Opportunity to fulfil original vision for Local Probation Boards/Trusts....?

35 different journeys – starting where?

Providing strong local leadership – direction of travel, visibility to stakeholders,

local accountabilities/scrutiny?

Strategic relationships at local/regional levels

“Localism” agenda central to business plan(LDU plans?)

Identification of efficiencies (Total Place principles)

Contract negotiations with DOMs

Role of individual members (LDUs)

Making a difference to the Front Line!

Probation trusts a local partnership development strategy

Probation in Partnership

– an operational perspective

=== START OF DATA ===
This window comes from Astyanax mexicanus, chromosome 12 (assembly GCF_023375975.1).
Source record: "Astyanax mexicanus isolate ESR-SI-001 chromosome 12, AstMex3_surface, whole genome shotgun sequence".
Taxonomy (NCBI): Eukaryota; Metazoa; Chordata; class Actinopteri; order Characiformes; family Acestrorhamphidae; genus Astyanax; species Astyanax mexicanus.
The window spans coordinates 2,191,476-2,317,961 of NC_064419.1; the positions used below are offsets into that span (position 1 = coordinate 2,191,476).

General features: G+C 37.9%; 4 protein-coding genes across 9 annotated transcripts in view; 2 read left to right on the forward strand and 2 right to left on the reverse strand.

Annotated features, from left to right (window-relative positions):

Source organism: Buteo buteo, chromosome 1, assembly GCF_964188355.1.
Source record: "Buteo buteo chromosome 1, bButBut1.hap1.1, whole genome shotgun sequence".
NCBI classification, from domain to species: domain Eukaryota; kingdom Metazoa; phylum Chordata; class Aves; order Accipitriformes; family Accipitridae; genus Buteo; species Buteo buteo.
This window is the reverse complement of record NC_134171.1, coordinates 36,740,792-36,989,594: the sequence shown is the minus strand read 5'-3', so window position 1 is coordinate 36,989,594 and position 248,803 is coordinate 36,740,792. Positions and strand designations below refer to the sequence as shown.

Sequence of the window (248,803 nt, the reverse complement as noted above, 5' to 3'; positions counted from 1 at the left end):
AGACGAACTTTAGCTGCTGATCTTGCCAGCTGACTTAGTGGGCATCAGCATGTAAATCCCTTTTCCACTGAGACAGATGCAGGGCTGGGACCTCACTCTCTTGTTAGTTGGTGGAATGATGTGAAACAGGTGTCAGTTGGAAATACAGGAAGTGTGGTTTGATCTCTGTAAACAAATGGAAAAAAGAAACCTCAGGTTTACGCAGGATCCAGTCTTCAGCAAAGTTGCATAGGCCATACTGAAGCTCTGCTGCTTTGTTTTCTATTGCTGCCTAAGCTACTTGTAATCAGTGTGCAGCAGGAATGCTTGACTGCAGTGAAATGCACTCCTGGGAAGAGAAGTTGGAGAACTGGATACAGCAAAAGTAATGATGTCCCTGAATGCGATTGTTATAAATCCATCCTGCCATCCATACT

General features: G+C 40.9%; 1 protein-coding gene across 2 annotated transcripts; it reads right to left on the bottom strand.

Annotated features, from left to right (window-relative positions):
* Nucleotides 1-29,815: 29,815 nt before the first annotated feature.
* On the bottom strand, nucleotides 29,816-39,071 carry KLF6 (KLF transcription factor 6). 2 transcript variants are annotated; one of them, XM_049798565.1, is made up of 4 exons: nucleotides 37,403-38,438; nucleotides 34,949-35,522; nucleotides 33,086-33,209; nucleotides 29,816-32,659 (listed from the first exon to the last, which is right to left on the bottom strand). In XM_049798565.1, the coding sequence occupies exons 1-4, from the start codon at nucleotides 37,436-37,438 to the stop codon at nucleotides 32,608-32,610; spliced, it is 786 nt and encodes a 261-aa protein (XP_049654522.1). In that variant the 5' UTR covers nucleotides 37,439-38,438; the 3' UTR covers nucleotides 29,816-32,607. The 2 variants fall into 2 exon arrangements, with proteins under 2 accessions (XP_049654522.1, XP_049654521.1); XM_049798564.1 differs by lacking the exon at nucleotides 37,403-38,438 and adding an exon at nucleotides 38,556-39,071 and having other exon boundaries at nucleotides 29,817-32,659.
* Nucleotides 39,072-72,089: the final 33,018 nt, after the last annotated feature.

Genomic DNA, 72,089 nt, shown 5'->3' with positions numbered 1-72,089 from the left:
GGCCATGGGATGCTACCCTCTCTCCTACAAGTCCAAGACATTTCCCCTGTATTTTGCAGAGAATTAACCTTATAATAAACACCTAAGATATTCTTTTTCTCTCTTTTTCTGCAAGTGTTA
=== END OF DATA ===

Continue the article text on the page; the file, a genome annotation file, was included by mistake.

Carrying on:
Sue Hall

Chair, PCA

Crime and disorder reduction partnerships the journey
Crime and Disorder Reduction Partnerships - the journey

  • Crime and Disorder Act (1998)

  • Prevention of crime and disorder, anti-social behaviour, substance misuse

    • 3 year audits

    • Public consultation

    • Strategy

Community safety partnerships new duties
Community Safety Partnerships – New Duties

  • Probation to become the 6th responsible authority together with local authority, police, police authorities, fire and rescue, health.

  • CSPs required to formulate and implement a strategy to reduce reoffending by adult and young offenders

  • Statutory Duties for Responsible Authorities

    • Senior representation on CSP strategy group